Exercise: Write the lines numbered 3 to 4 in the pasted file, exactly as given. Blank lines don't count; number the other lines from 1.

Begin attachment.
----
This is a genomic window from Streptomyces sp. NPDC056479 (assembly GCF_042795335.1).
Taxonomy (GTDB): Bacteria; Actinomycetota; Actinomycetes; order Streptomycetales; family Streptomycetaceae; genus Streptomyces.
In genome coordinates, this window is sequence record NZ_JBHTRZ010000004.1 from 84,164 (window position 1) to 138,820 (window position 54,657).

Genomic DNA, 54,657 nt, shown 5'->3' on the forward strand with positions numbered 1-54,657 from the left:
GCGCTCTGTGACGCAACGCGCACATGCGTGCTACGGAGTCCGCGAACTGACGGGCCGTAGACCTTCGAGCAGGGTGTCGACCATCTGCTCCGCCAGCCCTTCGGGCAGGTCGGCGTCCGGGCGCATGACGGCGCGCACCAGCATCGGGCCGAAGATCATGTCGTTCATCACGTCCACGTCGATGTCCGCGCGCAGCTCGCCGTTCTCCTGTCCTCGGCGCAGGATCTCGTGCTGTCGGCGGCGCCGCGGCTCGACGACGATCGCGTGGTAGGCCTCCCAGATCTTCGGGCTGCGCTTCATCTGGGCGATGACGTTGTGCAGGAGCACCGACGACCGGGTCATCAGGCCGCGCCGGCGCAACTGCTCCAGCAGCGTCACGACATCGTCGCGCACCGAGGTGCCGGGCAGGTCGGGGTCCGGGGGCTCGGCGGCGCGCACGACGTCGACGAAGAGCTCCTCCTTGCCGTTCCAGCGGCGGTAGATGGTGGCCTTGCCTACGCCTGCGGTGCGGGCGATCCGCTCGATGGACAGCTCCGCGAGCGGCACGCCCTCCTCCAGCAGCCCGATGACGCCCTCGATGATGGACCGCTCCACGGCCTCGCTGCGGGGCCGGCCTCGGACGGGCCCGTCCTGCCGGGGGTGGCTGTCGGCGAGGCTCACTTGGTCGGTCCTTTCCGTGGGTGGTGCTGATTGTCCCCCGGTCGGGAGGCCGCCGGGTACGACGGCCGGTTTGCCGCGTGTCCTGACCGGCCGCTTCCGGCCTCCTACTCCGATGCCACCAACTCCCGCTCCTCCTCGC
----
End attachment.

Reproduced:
In genome coordinates, this window is sequence record NZ_JBHTRZ010000004.1 from 84,164 (window position 1) to 138,820 (window position 54,657).

Genomic DNA, 54,657 nt, shown 5'->3' on the forward strand with positions numbered 1-54,657 from the left: